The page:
QUITO – Colombia’s government and National Liberation Army (ELN) guerrillas announced on Thursday that they would launch a process aimed at developing a pilot humanitarian program to remove landmines and military ordnance from former conflict areas.
The chief negotiators of the Colombian government, Juan Camilo Restrepo, and the ELN, Pablo Beltran, made the announcement at the end of the first round of peace talks, which were held in the Ecuadorian capital. Talks will resume in Quito in May.
In a statement, the government recalled that kidnapping and the planting of landmines – often to stymie repair work following attacks on the Caño Limon-Coveñas oil pipeline – were prohibited under international humanitarian law (IHL).
Beltran said the ELN did not recognize Colombian law but added that IHL constituted universal legislation that was valid for both parties.
Referring to the humanitarian demining, Restrepo said the technical and operational details would need to be hammered out in the coming weeks but underscored the importance of the political agreement reached during the talks on that issue.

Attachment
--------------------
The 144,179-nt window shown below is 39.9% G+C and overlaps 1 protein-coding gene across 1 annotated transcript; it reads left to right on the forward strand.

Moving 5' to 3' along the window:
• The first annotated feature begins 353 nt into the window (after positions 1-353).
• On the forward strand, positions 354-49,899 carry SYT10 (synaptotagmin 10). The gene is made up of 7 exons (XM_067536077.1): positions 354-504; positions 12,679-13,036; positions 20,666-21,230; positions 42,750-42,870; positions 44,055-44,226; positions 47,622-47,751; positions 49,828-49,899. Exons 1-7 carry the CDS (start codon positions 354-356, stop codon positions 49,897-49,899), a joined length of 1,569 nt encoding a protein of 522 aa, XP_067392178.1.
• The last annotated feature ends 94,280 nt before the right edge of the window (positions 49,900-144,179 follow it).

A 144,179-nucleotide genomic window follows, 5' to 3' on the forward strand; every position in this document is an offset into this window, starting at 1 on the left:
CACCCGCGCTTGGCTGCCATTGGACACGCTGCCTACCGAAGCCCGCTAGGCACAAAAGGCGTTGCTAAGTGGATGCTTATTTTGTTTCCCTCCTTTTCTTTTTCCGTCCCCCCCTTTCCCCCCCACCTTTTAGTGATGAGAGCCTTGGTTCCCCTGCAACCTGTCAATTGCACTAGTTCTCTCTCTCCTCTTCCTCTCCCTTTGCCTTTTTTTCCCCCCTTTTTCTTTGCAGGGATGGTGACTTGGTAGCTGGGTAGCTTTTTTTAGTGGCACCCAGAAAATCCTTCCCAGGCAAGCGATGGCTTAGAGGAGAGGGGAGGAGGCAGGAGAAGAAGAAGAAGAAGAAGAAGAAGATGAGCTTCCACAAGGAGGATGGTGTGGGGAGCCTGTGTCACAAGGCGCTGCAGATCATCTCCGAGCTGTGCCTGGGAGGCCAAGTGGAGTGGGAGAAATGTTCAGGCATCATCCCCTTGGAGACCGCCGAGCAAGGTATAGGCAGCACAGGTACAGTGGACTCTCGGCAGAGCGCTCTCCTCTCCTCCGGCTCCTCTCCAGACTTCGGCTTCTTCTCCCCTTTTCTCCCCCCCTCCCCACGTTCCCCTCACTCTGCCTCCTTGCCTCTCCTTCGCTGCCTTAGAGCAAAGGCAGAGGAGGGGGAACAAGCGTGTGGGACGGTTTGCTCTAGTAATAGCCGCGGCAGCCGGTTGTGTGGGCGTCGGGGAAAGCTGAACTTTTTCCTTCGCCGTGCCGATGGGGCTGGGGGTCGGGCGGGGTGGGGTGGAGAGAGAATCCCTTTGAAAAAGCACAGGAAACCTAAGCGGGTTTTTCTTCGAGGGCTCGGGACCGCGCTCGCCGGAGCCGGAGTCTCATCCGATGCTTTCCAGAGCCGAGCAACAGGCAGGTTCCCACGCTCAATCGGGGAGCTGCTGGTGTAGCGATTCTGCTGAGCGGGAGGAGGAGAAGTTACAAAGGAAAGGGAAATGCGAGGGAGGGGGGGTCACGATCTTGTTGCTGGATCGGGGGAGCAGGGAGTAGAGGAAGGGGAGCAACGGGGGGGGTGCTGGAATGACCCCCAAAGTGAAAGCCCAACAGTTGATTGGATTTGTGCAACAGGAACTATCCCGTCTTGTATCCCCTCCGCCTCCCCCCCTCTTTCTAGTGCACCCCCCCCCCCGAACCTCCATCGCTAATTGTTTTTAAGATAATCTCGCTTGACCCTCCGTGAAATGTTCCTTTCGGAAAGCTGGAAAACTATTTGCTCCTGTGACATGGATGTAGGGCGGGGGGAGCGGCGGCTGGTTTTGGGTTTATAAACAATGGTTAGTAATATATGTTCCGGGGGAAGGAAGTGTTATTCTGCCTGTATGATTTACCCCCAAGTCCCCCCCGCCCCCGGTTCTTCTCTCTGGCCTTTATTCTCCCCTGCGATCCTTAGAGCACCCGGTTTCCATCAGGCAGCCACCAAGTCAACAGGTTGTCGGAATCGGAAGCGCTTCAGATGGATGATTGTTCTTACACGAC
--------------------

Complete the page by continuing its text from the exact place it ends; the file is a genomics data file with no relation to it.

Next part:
Landmine casualties are among the most “unbearably sad issues in the history of the conflict in Colombia,” Restrepo said, adding that at times it is difficult to be certain where they are situated and that locating and deactivating them is one of the tasks in Colombia’s post-conflict era that will require the most time and care.
Beltran said for his part that local communities also would participate in the demining efforts and noted that the military’s unexploded ordnance also needed to be removed.
Therefore, “a problem caused by both sides will be corrected,” he added.
Talks with the ELN follow the signing of a peace accord last year with the larger Revolutionary Armed Forces of Colombia (FARC) guerrilla group.